Rugs and carpet
Being constantly underfoot takes its toll on your rug—worn fabric, damaged edges and loose weave warp its shape. Our experts point to Rugs As Art for repairing and strengthening rugs—handmade or machine-made, Oriental or modern. Owner John Murse has been repairing rugs as long as he’s been selling them, more than 30 years.
“It’s all part of the trade,” he says. He’s also taught his family and employees the ins and outs of binding, side-surging, overcasting, fringe work, patchwork, even cutting and reshaping rugs—“just about anything you can think of,” says Murse.
That in-house repair team attracts clients from across the state and beyond. Though he admits it’s tough to make rugs look 100 percent new again, Murse and company can vastly improve your rug’s appearance while increasing durability and longevity. “People are surprised that the work can maintain the life of the rug—very inexpensively,” he says. Rugs As Art, (941) 921-1900.
Marble and granite
He’s done big commercial projects around the country and has worked on homes of every size, diamond-sanding and polishing the stone until “it looks like new.” He’s often called in to fix new floors that have been damaged by workers tracking in dirt or spilling solvents. (“The biggest enemy of stone is grit,” he says.) He also fixes shoddy installations, including one for a brand-new 30,000-square-foot mansion. (While redoing floors for the average home is just a few thousand dollars, his bill for that job was more than $50,000.)
He advises avoiding harsh chemicals on marble and granite and using “a good PH-neutral soap” or specialty product designed for cleaning stone. Both granite and marble should be sealed and polished every three years or so, he says. Above all, he tells clients not to stress about their marble floors. “They’re going to get some scratches and wear, but there’s almost nothing I can’t fix,” he says. Brice Keller of Marble Renaissance, (941) 232-4721.
What economic downturn? Chuck Hartman of Hartman’s Wood
After a stint in the Air Force, Hartman headed to
If you’re thinking of buying a piece of furniture that needs reupholstering, or your beloved cat has clawed a favorite piece to shreds, have no fear: Joy Abbott of
“We’ve done pieces of furniture that have had forklifts go through them,” Abbott says. “But we can reinforce the wood and build them back up.” To keep upholstery looking new, she recommends using fabrics that have been treated with Teflon or Scotchgard, and advises clients to shift their cushions so that the furniture wears evenly and less repair is needed.
But her most important tip? You get what you pay for. “Buy high-quality pieces, and don’t buy things that are trendy,” Abbott advises. “The furniture resale market around here is good, too; you can often find very good-quality secondhand furniture.” Joy Abbott, (941) 356-2591.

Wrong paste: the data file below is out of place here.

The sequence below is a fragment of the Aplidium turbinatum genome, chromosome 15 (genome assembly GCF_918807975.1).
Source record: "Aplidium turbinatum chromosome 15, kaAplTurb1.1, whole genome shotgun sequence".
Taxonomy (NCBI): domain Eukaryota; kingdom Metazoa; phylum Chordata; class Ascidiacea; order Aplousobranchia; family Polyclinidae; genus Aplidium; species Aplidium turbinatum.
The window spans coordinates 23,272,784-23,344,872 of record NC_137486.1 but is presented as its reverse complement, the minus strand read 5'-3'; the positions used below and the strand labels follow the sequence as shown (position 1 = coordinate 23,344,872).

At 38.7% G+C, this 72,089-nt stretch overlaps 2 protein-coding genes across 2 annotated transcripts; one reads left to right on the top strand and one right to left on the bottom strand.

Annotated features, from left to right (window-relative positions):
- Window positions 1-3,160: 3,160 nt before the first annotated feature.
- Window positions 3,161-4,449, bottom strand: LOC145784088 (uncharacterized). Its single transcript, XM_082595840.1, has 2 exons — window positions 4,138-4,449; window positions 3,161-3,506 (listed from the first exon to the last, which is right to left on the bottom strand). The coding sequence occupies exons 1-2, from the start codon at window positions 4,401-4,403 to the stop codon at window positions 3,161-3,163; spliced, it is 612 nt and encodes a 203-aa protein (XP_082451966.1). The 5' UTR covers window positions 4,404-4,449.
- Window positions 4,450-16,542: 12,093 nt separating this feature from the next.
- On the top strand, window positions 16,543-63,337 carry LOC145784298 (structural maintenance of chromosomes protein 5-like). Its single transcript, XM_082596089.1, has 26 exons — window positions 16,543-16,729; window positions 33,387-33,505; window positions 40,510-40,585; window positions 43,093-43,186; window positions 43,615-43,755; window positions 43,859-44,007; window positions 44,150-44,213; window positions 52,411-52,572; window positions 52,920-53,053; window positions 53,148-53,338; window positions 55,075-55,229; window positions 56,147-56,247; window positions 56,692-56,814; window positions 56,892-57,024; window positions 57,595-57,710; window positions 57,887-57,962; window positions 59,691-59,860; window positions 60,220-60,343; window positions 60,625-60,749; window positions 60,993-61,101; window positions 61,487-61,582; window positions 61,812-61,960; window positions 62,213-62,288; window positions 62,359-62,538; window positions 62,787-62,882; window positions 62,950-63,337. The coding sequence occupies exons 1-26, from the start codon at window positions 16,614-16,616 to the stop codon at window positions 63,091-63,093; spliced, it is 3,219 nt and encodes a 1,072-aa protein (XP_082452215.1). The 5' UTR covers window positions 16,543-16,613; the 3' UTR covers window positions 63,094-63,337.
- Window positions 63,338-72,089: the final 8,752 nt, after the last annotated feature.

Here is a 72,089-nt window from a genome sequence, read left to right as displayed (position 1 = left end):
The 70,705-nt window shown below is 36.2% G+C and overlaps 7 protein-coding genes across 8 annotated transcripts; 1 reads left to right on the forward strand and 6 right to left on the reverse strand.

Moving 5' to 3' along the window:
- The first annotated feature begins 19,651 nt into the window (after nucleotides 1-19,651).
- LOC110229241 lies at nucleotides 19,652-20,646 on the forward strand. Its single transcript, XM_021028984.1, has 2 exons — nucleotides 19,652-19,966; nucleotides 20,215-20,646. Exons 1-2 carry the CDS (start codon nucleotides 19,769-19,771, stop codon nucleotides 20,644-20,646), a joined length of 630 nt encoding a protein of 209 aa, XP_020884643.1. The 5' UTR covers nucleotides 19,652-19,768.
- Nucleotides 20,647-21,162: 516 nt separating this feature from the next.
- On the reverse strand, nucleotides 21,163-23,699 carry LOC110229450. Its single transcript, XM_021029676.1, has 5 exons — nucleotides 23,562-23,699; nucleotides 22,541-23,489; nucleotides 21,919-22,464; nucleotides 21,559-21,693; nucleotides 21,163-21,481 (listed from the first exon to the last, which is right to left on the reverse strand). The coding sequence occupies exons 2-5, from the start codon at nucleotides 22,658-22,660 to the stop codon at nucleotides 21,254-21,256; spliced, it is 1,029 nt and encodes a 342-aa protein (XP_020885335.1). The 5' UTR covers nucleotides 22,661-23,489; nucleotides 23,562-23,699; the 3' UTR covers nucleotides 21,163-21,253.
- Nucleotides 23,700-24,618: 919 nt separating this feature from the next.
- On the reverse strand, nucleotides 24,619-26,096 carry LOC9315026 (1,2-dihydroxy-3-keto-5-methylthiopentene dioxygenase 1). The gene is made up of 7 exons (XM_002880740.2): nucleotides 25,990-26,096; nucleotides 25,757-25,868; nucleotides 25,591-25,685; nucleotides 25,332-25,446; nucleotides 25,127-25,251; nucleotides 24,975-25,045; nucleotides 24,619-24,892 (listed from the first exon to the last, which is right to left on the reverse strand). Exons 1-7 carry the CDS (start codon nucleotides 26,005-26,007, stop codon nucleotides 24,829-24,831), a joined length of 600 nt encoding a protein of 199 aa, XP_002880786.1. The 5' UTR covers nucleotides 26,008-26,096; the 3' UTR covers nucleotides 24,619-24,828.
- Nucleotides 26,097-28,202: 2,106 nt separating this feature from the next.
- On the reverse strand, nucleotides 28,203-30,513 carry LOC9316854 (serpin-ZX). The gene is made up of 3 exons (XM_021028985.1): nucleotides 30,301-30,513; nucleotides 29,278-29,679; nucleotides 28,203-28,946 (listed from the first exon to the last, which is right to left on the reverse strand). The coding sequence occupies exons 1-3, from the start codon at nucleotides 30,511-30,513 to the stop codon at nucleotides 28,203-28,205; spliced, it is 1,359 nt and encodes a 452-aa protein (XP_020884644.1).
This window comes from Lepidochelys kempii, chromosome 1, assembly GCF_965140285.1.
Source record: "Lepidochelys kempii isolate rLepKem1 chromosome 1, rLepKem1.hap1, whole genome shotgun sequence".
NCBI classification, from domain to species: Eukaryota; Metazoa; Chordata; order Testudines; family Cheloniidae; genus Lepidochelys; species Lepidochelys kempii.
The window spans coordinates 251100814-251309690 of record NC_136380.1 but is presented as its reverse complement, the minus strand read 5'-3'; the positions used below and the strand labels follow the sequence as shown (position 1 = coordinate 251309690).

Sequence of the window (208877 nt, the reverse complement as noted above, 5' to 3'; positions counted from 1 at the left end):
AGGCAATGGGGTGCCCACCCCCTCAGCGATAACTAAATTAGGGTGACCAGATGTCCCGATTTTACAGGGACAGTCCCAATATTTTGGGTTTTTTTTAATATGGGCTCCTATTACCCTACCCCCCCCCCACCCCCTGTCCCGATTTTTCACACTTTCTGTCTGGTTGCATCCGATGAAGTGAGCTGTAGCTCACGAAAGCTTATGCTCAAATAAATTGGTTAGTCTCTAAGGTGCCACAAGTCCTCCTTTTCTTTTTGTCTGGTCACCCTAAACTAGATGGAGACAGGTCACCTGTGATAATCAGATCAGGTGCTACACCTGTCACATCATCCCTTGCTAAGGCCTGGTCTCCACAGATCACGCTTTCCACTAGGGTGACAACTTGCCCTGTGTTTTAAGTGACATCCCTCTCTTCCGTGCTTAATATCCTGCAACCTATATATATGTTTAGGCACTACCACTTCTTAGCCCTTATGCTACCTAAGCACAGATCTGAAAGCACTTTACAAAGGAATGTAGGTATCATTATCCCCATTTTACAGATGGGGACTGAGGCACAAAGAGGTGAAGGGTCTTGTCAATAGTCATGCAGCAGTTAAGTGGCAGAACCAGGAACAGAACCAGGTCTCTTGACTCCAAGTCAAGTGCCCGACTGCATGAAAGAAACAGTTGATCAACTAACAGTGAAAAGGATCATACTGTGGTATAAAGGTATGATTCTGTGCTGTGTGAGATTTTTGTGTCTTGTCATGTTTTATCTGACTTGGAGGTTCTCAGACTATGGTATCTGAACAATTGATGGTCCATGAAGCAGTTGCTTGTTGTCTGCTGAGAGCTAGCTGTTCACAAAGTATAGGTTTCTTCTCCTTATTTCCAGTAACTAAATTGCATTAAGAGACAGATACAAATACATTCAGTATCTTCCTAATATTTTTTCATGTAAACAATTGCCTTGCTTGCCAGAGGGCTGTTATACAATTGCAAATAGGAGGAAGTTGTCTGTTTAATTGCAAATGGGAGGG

Doug Atha of Teknique agrees with Abbott. “Furniture is an investment,” he says. “If you buy a good piece, it can last 100 years if you take care of it.”
Atha, who’s been doing upholstery work for 20 years (his parents have been in the business for 40 years), tells people who are considering upholstery repair to make sure the person they hire will do the job correctly. “You don’t want to [cover] old fabric,” he says. “Some people try to cut corners, and if they don’t take the existing fabric off, you’ll end up with odor, dirt and bacteria.” And for those searching for a good craftsperson, be sure to look for someone with a good word-of-mouth reputation. “You want someone who’s going to stand behind their work,” Atha says. “Your business is only as good as you are.” Doug Atha of Teknique, (941) 377-7175.
The fun of purchasing a chandelier—whether new or from an antiques shop—is seeing it sparkle when it’s lit. But where do you go when your light needs repair or is so dirty it’s lost that sparkle? To
“A lot of people buy them in antiques shops or at estate sales and bring them in,” he says. “In this town, we see a lot of chandeliers and crystal lamps—we stay pretty busy.” Parker will dismantle his clients’ chandeliers, make sure the wires and sockets are in good working order, replace crystals if needed, and soak and completely clean each part. The cost? Anywhere from $100 to $400. “It takes a lot of work to do it right,” he says, “but people end up with beautiful fixtures that they’re in love with.” To maintain the chandelier’s shimmer after it’s cleaned, Parker recommends a spray called Sparkle Bright, available at The Lamplighter, which keeps fixtures looking new. “It’s not a heavy chemical, and it helps get the sheen back on as long as people are careful with their lamps,” he explains. “Part of the thrill of the find is the thrill of having it look beautiful.”John Parker, The Lamplighter Shop, (941) 953-4292.